There was no word for death, because life is an endless continuum – you didn’t die, you travelled; you left one place to go to another. Life kept going on, unceasingly. The Bundjalung didn’t have a word for ‘thanks’, either, with the closest being to ‘wish someone well’. There was no need to say anything if someone gave you something; you would just wish them well because sharing and generosity was expected.
    Even though I couldn’t speak my father’s language, when I sang in Bundjalung it felt as if I was doing something I’d done before long ago. It was in my memory.

    Tell Me Why p274

    Characteristically, the memoir finishes in his inclusive style, reflecting on what joins Australians together regardless of race or background:

    Now my songwriting feels more inclusive, more universal…I have come to realise that it’s about all of us – you can’t really write about yourself without including everyone. What affects you invariably affects others as well…Now my whole outlook on life is about reminding us all of the place where we all began, where we all came from …the ‘place of fire’…{It’s} a place of love and connection.

    Tell me Why pp 351-353

    This memoir will make you cry, feel anger, laugh out loud, and when you have finished, I promise you, your heart will be full of Archie’s generous and resilient spirit.

    Tell Me Why was published by Simon & Schuster in 2019

    #AussieAuthor20
    #2020ReadNonFic

  • Books and reading

    New thriller title: ‘Cutting the Cord’ by Natasha Molt

    The opening of this book puts the reader slap bang into the intrigue and action. There is a brief prologue where we are given a hint of the mystery at the centre of the novel: who is Amira’s family? To whom does she owe loyalty? Then we are thrust into the action: an assassination being carried out by the protagonist, Amira. She is very good at her work. But here is another puzzle: why is she killing a wealthy European businessman in his garden greenhouse?

    We are quickly introduced to the reason. Amira, adopted as an infant to parents who lead the Authenticity Movement, has been raised to be one of the Movement’s Warriors, who carry out assassinations of people considered to be ‘infected.’ It becomes clear that what this means is that they are people who have benefited from the capitalist system, accumulating huge wealth, power and advantage. The Movement aims to instigate a global revolution against the capitalist system.

    Here is the catch, and the conflict at the heart of the novel – Amira is beginning to doubt that the methods used by the Movement are justified by its lofty goals. She also starts looking for clues about her birth family. By questioning the Movement and her place in it, she puts herself and others in danger.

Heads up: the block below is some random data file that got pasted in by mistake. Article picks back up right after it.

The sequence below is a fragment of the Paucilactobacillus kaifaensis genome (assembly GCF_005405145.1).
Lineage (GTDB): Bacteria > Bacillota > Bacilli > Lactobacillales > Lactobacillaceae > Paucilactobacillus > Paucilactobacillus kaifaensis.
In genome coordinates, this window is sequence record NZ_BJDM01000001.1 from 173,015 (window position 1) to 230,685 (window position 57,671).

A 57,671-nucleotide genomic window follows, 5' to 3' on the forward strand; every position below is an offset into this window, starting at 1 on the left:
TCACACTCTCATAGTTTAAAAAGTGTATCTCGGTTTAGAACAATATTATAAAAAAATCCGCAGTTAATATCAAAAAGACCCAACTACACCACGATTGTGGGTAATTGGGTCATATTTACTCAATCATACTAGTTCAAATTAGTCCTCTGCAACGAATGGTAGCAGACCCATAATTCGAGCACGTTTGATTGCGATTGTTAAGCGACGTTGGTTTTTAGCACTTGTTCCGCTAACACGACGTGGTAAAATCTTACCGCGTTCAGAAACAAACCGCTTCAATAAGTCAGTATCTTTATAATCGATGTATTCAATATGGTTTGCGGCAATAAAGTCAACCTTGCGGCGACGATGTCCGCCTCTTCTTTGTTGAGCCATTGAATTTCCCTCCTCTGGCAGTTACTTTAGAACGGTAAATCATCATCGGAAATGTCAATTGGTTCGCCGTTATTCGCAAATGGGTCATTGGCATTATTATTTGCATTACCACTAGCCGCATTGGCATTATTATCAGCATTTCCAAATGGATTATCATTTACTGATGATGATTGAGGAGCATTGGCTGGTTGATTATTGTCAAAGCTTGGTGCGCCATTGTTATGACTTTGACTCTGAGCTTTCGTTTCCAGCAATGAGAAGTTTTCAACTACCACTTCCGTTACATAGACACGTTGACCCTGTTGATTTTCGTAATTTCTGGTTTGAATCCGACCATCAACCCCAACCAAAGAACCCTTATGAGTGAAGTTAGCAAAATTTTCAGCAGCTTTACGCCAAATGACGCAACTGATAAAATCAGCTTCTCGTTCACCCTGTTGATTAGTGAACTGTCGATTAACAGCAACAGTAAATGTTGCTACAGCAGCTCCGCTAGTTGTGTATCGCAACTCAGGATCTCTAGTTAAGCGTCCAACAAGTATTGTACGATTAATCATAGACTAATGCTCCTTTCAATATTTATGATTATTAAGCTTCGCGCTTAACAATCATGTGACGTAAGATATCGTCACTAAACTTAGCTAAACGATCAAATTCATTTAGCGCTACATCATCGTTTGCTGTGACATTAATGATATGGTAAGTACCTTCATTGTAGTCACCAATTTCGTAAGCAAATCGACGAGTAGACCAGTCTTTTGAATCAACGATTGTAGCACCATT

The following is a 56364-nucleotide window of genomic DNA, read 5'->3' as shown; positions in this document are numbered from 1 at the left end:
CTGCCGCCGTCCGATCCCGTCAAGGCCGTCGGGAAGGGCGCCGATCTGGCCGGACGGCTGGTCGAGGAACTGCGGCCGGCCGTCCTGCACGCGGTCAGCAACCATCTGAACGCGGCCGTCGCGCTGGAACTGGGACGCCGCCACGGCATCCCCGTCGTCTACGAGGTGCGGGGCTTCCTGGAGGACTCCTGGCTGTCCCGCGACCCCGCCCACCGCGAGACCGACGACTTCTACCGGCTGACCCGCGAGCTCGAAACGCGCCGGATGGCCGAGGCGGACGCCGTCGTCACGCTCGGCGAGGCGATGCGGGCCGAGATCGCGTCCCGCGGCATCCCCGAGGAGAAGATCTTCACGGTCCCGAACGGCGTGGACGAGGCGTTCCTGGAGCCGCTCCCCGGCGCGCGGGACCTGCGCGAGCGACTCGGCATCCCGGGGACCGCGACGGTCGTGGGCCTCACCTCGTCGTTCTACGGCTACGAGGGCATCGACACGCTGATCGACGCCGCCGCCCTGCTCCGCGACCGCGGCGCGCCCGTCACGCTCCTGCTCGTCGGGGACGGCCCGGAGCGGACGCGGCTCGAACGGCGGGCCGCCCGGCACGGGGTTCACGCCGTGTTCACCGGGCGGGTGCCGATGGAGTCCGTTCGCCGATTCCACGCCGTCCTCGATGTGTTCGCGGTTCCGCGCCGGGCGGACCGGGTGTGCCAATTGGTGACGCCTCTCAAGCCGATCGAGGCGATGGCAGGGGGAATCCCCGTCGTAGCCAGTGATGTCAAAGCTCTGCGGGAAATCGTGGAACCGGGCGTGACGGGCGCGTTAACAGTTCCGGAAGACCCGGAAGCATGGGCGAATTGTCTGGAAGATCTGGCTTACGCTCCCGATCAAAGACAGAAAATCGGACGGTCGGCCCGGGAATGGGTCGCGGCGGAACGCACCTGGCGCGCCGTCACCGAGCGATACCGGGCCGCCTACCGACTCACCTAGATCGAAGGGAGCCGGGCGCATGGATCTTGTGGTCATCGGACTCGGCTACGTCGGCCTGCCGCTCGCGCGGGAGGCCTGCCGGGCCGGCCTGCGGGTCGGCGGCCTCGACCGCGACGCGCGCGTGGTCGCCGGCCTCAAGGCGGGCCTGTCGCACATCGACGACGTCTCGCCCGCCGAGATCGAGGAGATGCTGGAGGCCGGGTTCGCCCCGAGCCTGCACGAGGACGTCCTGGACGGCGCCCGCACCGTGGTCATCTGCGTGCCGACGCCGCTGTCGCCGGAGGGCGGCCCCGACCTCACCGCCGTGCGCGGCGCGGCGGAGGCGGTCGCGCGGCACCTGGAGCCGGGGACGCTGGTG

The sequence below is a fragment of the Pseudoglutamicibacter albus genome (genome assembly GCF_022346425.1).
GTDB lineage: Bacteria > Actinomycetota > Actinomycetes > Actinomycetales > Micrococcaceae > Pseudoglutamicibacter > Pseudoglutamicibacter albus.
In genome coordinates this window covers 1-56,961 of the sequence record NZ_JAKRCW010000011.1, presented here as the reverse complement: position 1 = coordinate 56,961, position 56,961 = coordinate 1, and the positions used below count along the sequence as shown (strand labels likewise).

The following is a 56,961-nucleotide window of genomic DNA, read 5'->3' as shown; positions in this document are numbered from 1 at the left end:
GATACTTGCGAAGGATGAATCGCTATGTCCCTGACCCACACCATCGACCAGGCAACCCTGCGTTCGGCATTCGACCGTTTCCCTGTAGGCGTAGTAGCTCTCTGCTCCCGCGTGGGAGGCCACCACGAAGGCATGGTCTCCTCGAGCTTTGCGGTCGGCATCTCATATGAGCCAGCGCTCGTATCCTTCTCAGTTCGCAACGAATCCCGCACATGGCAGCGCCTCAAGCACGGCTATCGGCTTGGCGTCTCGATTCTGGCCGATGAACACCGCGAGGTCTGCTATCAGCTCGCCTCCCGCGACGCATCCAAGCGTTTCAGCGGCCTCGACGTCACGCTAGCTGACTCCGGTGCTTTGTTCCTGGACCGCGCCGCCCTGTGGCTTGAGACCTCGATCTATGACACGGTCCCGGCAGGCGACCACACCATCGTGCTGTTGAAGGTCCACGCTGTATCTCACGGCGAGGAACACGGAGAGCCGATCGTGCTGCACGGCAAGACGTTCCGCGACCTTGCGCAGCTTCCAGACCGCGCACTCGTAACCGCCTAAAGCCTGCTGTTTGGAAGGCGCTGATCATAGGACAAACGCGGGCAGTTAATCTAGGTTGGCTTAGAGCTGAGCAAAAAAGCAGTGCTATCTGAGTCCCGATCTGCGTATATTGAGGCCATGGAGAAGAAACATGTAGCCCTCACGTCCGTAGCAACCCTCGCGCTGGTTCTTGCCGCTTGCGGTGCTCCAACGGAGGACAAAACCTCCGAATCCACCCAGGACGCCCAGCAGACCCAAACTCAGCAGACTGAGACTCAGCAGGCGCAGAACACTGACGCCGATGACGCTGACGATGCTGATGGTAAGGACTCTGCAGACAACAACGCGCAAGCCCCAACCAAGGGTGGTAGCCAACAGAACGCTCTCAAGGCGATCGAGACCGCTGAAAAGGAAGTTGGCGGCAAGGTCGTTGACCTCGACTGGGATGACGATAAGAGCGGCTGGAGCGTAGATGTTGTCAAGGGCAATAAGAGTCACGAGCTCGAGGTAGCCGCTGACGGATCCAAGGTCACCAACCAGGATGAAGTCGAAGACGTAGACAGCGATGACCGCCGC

I don’t read much in the thriller genre, but I do enjoy well written crime fiction, especially if there is an intelligent female protagonist and a strong emphasis on character. Cutting the Cord has both, and the narrative is told through tight, snappy sentences and some evocative descriptive language. The tension escalates as all the threads of Amira’s complicated life meet in a pulse raising climax.

    I would have liked more explanation of the Authenticity Movement. It read to me as a type of closed quasi-religious cult in which members are brainwashed and cowed by the powerful leader, Amira’s adoptive father. There were aspects that were familiar from stories of other cults – alternating abuse and favoritism, violence and love welded together in powerful ways. I think I needed to see more about where the Movement’s manifesto came from and the reasons why it’s leader chose acts of terrorism to achieve his aims. This may have helped me to suspend disbelief more easily.

    What I did enjoy was Amira’s journey, as she moves towards discovering who she really is, in all ways:

    She closes her eyes. Cramped tears threaten to tumble. Thoughts scramble around in her mind. She is coming to understand that: slaves have brains and there is so much more to the world than she has been taught. But how can she move on from the past when it stains the present?

    Cutting the Cord p171

    This is a moment familiar to most of us – when we begin to peek through the curtains of childhood or our upbringing to see the wide world outside, and begin to wonder about what we think we know and what we have yet to understand. This is exactly the challenge Amira faces in Cutting the Cord – but with much higher stakes.

    Cutting the Cord is the debut novel by Natasha Molt and published by Impact Press (an imprint of Ventura Press) in May 2020.
    Thanks to the publisher for a review copy.

    #AussieAuthor20
    #AWW2020

  • Books and reading,  History

    An engrossing wartime mystery that crosses generations: Sonya Bates’ ‘An Inheritance of Secrets’

    In her author’s note, Sonya Bates admits that she has a ‘fascination with secrets and mysteries’ and that this led her to write a very different novel than the one she’d planned to write. I, for one, am pleased she did, as I enjoy a tale with some secrets and twists. I read this book in record time, and would describe it as a ‘page turner’, but it is also a book that prompted me to think about some of the issues covered in its pages.

    To begin with, the question ‘How well can we really know another person, even a family member?’

    Juliet, the protagonist in An Inheritance of Secrets, must confront this question after the murder of her beloved grandparents, who emigrated to Australia after WWII. They were German, and Juliet knows that her Opa served in the German army. As events unfold after his death, Juliet realises that there were things she didn’t know about her grandparents’ lives before they came to Australia. She is caught up in a web of intrigue and danger, and urgently needs to find out more about what her grandfather may have been involved in during his youth. She is torn: does she really want to discover the truth if it means knowing that her Opa was not always the kind, loving man she’d believed him to be?